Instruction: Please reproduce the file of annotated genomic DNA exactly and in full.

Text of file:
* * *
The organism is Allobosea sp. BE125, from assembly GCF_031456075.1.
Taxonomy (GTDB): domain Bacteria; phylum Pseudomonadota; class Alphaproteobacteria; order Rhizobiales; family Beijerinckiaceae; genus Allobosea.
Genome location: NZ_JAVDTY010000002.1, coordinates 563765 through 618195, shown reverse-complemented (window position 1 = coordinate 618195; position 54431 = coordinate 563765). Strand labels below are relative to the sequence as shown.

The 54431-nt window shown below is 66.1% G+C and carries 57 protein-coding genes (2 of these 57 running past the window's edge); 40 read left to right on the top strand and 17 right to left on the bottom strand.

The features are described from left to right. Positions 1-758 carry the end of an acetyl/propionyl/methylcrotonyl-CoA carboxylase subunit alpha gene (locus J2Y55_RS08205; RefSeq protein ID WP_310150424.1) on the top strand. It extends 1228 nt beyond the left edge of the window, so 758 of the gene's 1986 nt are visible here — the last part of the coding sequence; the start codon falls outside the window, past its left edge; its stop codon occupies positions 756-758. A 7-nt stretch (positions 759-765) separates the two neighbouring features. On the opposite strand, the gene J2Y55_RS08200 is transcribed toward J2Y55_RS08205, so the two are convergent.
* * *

The organism is Allobosea sp. BE125, from assembly GCF_031456075.1.
Taxonomy (GTDB): domain Bacteria; phylum Pseudomonadota; class Alphaproteobacteria; order Rhizobiales; family Beijerinckiaceae; genus Allobosea.
Genome location: NZ_JAVDTY010000002.1, coordinates 563765 through 618195, shown reverse-complemented (window position 1 = coordinate 618195; position 54431 = coordinate 563765). Strand labels below are relative to the sequence as shown.

The 54431-nt window shown below is 66.1% G+C and carries 57 protein-coding genes (2 of these 57 running past the window's edge); 40 read left to right on the top strand and 17 right to left on the bottom strand.

The features are described from left to right. Positions 1-758 carry the end of an acetyl/propionyl/methylcrotonyl-CoA carboxylase subunit alpha gene (locus J2Y55_RS08205; RefSeq protein ID WP_310150424.1) on the top strand. It extends 1228 nt beyond the left edge of the window, so 758 of the gene's 1986 nt are visible here — the last part of the coding sequence; the start codon falls outside the window, past its left edge; its stop codon occupies positions 756-758. A 7-nt stretch (positions 759-765) separates the two neighbouring features. On the opposite strand, the gene J2Y55_RS08200 is transcribed toward J2Y55_RS08205, so the two are convergent.